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Net zero 2050: From pledge to practice

Published on October 27, 2021

In 2015, the UK government, along with 196 other nations, signed the Paris Agreement on climate change. This commits the signatories to a net-zero pledge on carbon emissions. Now, almost six years later and with the 26th United Nations Conference of the Parties (COP26) nearing, have the commitments made in Paris been kept and what will it take to turn this from pledge to practice?

What is the Paris Agreement?

The Paris Agreement is an international treaty, committing the signatory nations to defined emissions reductions. Adopted at the 21st Conference of the Parties (COP21) in Paris in December 2015, the treaty aims to set a benchmark by which the 197 nations can achieve meaningful emissions reductions and limit the impact of climate-change-related global heating. The agreement represents an action plan for how to limit global heating to 1.5°C above pre-industrial levels, the maximum amount of warming that is allowable if we are to prevent catastrophic environmental degradation, as examined in the Intergovernmental Panel on Climate Change (IPCC) Fifth Assessment Report.

What is the UK’s net-zero pledge?

Through its signing of the Paris Agreement, the United Kingdom is committed to a nationally determined contribution (NDC) of achieving net-zero emissions on or before 2050. This emissions reduction is measured against levels recorded in 1990, when the UK emitted the equivalent of 794 million tonnes (MtCO2e) of greenhouse gases. The UK’s pledge to achieve net-zero emissions by 2050 is further reinforced by the Climate Change Act 2008, which bolsters emissions goals with a range of commitments for the protection and regeneration of our natural environment.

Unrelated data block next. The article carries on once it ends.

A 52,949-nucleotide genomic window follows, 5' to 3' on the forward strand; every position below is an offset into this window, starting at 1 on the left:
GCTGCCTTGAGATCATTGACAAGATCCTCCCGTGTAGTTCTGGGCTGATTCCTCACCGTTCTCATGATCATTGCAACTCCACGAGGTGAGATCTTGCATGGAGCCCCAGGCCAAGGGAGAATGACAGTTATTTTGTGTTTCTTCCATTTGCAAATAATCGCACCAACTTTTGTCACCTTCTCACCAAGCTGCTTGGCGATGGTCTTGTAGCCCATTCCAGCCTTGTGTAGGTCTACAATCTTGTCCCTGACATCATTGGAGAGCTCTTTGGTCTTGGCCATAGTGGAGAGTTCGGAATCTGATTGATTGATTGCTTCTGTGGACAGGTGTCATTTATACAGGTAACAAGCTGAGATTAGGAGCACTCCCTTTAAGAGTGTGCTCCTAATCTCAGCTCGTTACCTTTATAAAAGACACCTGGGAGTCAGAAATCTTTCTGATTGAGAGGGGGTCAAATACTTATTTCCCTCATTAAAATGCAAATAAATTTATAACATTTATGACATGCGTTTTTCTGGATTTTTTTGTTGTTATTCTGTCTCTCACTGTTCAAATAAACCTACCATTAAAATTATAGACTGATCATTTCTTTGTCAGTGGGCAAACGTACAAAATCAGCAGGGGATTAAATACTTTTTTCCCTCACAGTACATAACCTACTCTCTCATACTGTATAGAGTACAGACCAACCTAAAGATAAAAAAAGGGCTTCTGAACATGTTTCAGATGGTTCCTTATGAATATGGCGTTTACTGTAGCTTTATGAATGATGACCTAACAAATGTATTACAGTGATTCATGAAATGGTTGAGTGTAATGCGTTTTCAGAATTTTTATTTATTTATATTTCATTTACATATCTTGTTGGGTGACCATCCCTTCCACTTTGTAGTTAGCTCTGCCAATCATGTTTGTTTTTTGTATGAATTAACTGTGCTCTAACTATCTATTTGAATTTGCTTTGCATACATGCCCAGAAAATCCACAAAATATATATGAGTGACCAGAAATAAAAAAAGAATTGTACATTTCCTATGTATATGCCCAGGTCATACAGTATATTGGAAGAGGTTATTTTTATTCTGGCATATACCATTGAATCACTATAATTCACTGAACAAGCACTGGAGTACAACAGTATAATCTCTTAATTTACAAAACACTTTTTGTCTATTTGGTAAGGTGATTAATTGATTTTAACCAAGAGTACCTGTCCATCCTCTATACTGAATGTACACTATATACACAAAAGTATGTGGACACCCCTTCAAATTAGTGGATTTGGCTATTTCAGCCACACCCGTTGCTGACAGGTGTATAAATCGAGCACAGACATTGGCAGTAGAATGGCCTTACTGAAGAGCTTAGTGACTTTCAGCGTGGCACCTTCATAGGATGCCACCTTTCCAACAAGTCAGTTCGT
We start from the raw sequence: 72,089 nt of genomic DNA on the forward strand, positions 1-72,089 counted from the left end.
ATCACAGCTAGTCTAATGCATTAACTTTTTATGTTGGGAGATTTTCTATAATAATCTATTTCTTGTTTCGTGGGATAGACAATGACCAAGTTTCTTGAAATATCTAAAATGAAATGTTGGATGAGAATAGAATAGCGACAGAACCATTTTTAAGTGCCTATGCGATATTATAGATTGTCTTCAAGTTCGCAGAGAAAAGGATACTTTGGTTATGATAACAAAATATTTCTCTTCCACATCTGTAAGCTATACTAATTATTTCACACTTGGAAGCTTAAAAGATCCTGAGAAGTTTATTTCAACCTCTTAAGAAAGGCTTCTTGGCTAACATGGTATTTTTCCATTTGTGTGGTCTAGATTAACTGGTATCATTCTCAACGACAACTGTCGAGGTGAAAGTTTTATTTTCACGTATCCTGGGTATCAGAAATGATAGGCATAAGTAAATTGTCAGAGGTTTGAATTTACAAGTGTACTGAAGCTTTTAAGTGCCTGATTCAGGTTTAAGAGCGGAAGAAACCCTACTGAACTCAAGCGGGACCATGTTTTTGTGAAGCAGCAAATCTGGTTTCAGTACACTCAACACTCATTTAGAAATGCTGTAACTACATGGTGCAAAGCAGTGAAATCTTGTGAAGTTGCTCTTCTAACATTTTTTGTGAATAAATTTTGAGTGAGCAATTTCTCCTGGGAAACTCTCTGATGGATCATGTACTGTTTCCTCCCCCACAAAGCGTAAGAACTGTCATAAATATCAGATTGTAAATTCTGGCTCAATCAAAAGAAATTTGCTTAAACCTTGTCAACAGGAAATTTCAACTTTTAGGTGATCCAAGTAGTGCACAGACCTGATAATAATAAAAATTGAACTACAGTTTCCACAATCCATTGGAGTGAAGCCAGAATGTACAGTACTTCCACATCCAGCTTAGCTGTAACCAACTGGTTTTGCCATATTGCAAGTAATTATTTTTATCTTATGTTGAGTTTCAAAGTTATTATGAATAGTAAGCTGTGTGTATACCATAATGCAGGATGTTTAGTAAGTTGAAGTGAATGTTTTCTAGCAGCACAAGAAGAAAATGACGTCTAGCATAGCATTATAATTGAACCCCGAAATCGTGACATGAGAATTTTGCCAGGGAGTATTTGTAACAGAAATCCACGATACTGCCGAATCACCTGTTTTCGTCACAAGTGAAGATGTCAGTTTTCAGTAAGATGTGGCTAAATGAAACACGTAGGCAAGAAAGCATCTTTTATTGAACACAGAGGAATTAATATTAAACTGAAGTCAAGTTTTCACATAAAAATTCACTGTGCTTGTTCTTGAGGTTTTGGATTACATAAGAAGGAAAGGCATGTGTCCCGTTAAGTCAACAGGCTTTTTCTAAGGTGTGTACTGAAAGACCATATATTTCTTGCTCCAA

What action is required to meet the 2050 pledge?

Since the agreement was signed, efforts have been made by the government, institutions and businesses to move towards a net-zero future. Measures such as the enactment of a ban on the sale of new petrol and diesel cars by 2030 along with a ban on new gas boilers in newly developed housing from 2025 are a step in the right direction. As these are two of the most substantial sources of emissions in the UK, reducing our use of fossil fuels and their derivatives for transport and heating, things we use every day in every household, will contribute to an overall emissions reduction.

Further key actions, such as increasing our clean energy generation to outstrip that of gas-firedower stations or investing in our green spaces to restore and preserve woodland, peat and grasslands, will also make significant contributions to restoring our natural environment and reducing damaging emissions levels.

But, as the Climate Change Committee (CCC) outlines in its 2021 Progress Report to Parliament, the government has been too slow in acting on the targets it has set. No matter how impactful these targets have the potential to be, only action will see the effects being felt. Action needs to be accelerated, to not only mitigate the harmful consequences of high emissions, but also to adapt to a changing world.